3. What was Jesus teaching His disciples? Two things: 1) Show compassion to all who show up. They might have purely selfish motives, but some will believe and follow. Be patient; show compassion; the needs are constant and everywhere, don’t let it overwhelm you—focus on the individuals in front of you; 2) Look to Jesus to meet your needs. Don’t look at what you have to offer—nothing! Give Him what you have.
D. Scene 4: Jesus helped Peter walk on water (14:22-36)
1. (22-23) Jesus alone again—wasn’t available 24/7 even to disciples.
2. (24-26) “long distance”—not a trick, deep water | “fourth watch” 3-6 a.m. Got away by Himself, but He was ready to go when they were in trouble—any time, day or night. Must find the balance. | “walking on the sea”—actually a pretty funny scene: Forgot about the storm! “terrified…ghost…cried out in fear!”
3. (27-30) Jesus’ presence and encouragement changed everything! Peter did “take courage”. Peter was no longer “afraid”—at least for a minute. His faith didn’t last long, but it was enough to make him one of only two people who have truly walked on water! What was his mistake? He took his eyes off Jesus—Peter’s literal mistake is a common spiritual mistake—Heb 12:1-3; Col 3:1-2. With Christ, he did the impossible. Without Christ, he sank. But he pulled it out—refocused: “Lord, save me!”
4. (31) Jesus admonished him for “little faith” and lifted him up—kept him from drowning. Why admonish Peter—only one out of the boat?! Listen carefully: Admonishment is good! It builds up; identifies the real problem so it can be corrected!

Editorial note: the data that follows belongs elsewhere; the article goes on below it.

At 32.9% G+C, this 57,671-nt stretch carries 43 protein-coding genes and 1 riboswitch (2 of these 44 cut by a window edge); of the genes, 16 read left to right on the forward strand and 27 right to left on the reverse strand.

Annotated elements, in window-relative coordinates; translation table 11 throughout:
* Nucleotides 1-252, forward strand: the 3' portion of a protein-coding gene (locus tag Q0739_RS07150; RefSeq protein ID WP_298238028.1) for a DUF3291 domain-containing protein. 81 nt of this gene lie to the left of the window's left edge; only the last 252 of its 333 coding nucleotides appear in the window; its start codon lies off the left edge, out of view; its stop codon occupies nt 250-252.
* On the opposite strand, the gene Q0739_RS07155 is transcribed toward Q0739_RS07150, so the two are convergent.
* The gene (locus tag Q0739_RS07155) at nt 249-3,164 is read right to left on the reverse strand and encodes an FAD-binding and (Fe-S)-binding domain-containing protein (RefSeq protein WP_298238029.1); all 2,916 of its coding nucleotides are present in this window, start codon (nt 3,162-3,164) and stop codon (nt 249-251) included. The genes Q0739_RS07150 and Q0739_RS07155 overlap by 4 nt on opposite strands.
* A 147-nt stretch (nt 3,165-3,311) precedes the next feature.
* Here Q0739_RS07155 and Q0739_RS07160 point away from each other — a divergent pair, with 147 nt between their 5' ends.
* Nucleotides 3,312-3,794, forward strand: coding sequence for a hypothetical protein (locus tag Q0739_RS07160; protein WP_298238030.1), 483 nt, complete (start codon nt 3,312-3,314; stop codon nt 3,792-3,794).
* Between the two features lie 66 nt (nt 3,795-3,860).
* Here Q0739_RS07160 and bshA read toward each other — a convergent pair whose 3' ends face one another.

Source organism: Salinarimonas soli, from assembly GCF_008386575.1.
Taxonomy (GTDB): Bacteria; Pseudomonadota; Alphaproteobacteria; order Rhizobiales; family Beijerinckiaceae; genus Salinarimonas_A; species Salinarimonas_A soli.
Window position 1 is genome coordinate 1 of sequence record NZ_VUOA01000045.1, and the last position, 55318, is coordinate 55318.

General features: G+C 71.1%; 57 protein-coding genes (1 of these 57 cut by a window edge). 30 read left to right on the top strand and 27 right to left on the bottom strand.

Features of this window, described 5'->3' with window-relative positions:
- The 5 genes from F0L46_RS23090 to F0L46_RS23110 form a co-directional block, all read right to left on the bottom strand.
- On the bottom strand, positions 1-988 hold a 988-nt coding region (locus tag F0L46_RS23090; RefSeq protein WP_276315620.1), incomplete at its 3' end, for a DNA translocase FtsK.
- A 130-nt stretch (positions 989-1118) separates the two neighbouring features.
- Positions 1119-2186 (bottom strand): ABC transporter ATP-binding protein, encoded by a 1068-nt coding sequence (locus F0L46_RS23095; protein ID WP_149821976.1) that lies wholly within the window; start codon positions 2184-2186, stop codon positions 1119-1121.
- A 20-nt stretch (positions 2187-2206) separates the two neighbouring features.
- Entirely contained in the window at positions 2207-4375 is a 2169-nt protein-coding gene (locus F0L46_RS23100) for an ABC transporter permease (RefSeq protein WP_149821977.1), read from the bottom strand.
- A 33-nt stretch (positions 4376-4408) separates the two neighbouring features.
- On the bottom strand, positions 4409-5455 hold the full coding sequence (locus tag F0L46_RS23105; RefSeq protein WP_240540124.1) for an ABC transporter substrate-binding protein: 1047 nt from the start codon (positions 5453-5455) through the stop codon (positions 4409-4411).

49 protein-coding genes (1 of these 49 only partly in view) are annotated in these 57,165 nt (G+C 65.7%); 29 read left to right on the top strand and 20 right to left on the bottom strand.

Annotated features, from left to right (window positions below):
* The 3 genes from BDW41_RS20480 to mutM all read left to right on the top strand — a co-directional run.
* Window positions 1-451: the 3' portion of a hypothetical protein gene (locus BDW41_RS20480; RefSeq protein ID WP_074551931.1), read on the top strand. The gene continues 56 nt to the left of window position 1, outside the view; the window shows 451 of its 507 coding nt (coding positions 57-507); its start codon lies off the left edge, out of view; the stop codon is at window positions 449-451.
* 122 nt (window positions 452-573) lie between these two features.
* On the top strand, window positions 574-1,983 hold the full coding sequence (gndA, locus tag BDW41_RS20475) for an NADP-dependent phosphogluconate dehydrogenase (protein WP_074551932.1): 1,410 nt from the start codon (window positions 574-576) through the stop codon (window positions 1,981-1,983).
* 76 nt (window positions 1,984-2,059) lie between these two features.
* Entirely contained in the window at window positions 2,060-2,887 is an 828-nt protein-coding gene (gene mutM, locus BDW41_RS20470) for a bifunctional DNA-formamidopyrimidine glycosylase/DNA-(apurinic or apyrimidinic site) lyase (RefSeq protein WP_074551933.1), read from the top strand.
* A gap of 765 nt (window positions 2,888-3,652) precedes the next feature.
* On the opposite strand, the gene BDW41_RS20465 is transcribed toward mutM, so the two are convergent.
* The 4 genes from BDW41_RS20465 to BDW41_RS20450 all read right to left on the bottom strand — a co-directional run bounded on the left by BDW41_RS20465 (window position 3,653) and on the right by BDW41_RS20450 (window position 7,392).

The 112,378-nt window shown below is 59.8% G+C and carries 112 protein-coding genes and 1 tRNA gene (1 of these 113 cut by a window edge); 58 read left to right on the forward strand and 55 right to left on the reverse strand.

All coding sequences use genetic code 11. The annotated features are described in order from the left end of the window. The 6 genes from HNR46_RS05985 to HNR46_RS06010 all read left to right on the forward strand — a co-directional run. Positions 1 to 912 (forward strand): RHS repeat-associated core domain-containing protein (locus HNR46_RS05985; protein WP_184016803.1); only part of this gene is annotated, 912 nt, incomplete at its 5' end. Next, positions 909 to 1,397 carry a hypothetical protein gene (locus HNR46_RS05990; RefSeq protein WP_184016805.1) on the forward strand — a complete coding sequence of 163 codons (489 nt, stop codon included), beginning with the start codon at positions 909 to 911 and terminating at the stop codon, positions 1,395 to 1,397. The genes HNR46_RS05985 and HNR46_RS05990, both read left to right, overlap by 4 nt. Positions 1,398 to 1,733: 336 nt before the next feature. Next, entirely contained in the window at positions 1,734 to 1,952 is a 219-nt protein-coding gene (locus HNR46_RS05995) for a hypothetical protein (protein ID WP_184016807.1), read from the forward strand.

5. (32-33) “those in the boat worshiped…‘You are certainly God’s Son!’”—the climax! “In the boat” strikes me as important—only those who went through the storm “in the boat” got to see Jesus working; got their faith built up; got to be part of this worship service! Symbolic of being “in the boat” of discipleship—show up and be changed forever! Notice: Jesus received worship—didn’t stop it! Claim to deity. Disciples were learning—growing. Compare with 8:23-27. Questions then. Worship now!
6. What was Jesus teaching His disciples? Lift up the honest doubter. The focus of Jesus’ ministry was on a small group of believers. He encouraged them when they were afraid, admonished them when they doubted—an important way of building up (lifting up) disciples. Their faith was strengthened and resulted in worship! Bonus (Peter Lesson): Fix your eyes on Jesus. Especially important when doing something that is impossible (like Peter)! John 15:5—we can do the impossible with Christ, but unless we abide with Him in close, personal relationship, we will sink. If we keep our focus on Him, trusting Him through storms, we can do the impossible!
A. In these 42 verses, Jesus said very little. But He taught so much by example. Are you on board? Are you ready to be—not only a disciple—but also a disciple maker? (28:19). Maybe you think you’re too far behind—still trying to figure out how to be a disciple, much less a disciple maker. These disciples Jesus was working with had a long way to go, too. Like undergrads sitting in Biology 101 dreaming of being surgeons. But Jesus had a vision for these undergrads. By recording these lessons and preserving them for us, God has a vision for you and me, too. Ask God to show you the next step.